Teach children how to battle climate change
| Feb 11th 2020 | 3 min read
Recently, the World Meteorological Organisation (WMO) ranked 2019 as the second warmest year on record after 2016 and the temperatures have been on the rise since 1980 causing adverse effects on humans, livestock, and ecosystems. Thus climate change compels a discussion about National Climate Change Action Plans.
In as much as the country contributes approximate 0.13 per cent of the total global emission, according to the World Resources Institute Climate Analysis Indicators Tool as at 2013, there is need for involving citizens right from a tender age in efforts towards creating a sustainable planet.
If integrated as a climate change strategy, Climate Change Education can play a major role in limiting global warming and its impacts because we would be preparing future experts with knowledge and skills to deal with the problem.
The new Competency-Based Curriculum (CBC) should not only be used to sensitise learners about climate change, but also to enhance their capability to combat its foreseeable effects. CBC is a good start because it helps develop pupils’ interest and competencies in different areas including environment unlike the 8-4-4 curriculum that largely focuses on classroom performance.
CBC should have climate change education as a core-curricular requirement to provide learners necessary foundational content material. The idea is to have programmes that will impart knowledge of climate change processes and practical skills on the relevant coping mechanisms.
In line with the 2015 Paris Agreement, the world’s roadmap for tackling climate change that Kenya ratified, we should start by significantly expanding awareness and sensitisation about the latest achievements in the field of climate change adaptation and management, learning computer technologies, application of new technology and incorporation of practical skills.
This would prepare students to address climate change challenges and provide them with necessary tools to do the same.
A recent review of 49 studies on effective climate change educational interventions conducted by Monroe, Plate, Oxarart, Bowers and Chaves suggests education should be made relevant to the learners and the teaching methods should be engaging. The researchers from University of Florida and Virginia Polytechnic Institute and State University reported that personal relevance can be achieved by having programmes that are focused on the projected impacts of climate change to local ecosystems, agriculture, and communities. Learners should be able to feel the proximity of eventualities that occur as a result of climate change.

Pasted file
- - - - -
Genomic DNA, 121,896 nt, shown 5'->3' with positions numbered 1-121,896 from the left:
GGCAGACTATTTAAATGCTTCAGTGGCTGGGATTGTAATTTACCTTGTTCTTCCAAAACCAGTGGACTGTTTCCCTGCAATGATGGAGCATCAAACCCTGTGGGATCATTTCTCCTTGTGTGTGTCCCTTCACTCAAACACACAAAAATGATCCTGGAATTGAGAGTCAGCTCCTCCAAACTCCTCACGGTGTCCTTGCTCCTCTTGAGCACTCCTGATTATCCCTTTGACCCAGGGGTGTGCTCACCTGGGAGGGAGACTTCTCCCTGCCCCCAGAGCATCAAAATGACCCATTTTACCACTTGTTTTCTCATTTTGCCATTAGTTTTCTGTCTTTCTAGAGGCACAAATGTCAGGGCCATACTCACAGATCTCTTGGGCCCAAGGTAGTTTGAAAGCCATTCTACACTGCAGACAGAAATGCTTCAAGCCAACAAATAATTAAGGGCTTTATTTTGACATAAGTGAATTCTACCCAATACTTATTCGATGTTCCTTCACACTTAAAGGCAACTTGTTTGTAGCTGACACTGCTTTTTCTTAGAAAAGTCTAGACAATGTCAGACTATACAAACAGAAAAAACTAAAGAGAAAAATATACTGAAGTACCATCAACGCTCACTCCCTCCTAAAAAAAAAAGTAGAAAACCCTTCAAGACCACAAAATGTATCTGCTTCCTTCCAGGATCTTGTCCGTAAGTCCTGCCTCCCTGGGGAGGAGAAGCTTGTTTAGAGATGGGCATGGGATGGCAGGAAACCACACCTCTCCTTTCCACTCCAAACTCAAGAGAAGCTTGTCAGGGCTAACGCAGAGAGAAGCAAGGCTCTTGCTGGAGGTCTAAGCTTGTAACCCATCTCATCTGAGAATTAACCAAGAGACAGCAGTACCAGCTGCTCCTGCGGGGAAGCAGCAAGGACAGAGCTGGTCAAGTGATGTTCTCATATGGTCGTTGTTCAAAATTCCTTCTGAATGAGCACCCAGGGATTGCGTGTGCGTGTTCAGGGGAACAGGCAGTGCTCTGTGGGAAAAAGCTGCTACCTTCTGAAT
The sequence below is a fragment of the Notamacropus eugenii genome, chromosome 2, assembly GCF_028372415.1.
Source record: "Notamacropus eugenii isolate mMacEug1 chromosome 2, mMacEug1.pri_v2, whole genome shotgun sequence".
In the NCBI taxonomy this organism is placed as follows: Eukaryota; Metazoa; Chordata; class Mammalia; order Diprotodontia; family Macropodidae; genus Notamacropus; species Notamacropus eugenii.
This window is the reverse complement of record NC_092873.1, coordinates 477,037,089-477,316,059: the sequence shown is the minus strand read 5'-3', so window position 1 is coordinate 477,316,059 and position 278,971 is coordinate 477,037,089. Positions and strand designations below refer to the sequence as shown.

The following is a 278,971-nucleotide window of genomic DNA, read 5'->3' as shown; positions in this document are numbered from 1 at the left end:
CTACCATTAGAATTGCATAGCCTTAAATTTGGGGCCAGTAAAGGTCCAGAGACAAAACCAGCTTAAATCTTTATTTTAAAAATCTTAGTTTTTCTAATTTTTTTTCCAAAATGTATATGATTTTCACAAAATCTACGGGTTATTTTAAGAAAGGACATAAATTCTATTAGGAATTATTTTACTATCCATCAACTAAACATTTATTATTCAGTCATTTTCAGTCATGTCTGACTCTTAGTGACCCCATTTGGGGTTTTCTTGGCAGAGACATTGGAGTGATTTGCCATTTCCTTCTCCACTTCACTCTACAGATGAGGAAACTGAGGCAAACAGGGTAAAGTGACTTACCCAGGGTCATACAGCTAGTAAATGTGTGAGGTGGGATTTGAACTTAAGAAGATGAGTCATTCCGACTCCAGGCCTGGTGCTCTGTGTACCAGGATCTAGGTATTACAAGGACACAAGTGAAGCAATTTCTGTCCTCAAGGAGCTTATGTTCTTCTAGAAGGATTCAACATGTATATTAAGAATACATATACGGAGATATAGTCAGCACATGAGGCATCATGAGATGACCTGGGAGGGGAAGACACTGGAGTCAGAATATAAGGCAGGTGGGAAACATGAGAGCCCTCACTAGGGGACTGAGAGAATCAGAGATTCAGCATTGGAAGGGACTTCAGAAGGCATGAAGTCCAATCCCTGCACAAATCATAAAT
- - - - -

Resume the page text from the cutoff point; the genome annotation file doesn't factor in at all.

The authors found programmes can as well focus on using illustrations that learners can relate to and breaking down information about climate change in simple terms so as to counter misconceptions. Another successful strategy, according to the review, involves holding constructivist reflection and discussions.
The researchers behind the review say educators can engage learners through small group discussions, debates, laboratory experiments and online chats. Moreover success can be achieved through field trips, flipped classrooms, simulations, worksheets, data collection, role plays, and community action projects.
Although Monroe and others caution “the mere practice of these strategies does not guarantee climate change education programmes will be effective, but rather, they are likely meaningful ways that any programme can be enhanced”.
If we were to keep the pact of limiting global temperature rise to below 1.5 degrees Celsius above the pre-industrial levels while banking on international finance, investment, technological development and transfer, and capacity-building by 2030, we have to leverage on available information on climate change. We might just find these interventions handy if only they could be domesticated, tested and evaluated in Kenya.
Our learners must be taught about climate change because this might spur them to take action. It should worry us that we are likely to lose healthy coral reefs which are a suitable spawning, breeding, and feeding environment for some fish species whose existence creates employment for farmers and revenue for the government through tourism.
Insects vital for crop pollination are most likely to lose half their habitat should temperatures remain at 1.5 degrees Celsius but this is twice as likely at 2 degrees Celsius according to a special report released in 2019 by Intergovernmental Panel on Climate Change. Cases of droughts, floods and landslides are likely to increase. This makes it important for all and sundry to respond to the changing global climate.
Ms Wanangwe is a Masters journalism student at Moi University
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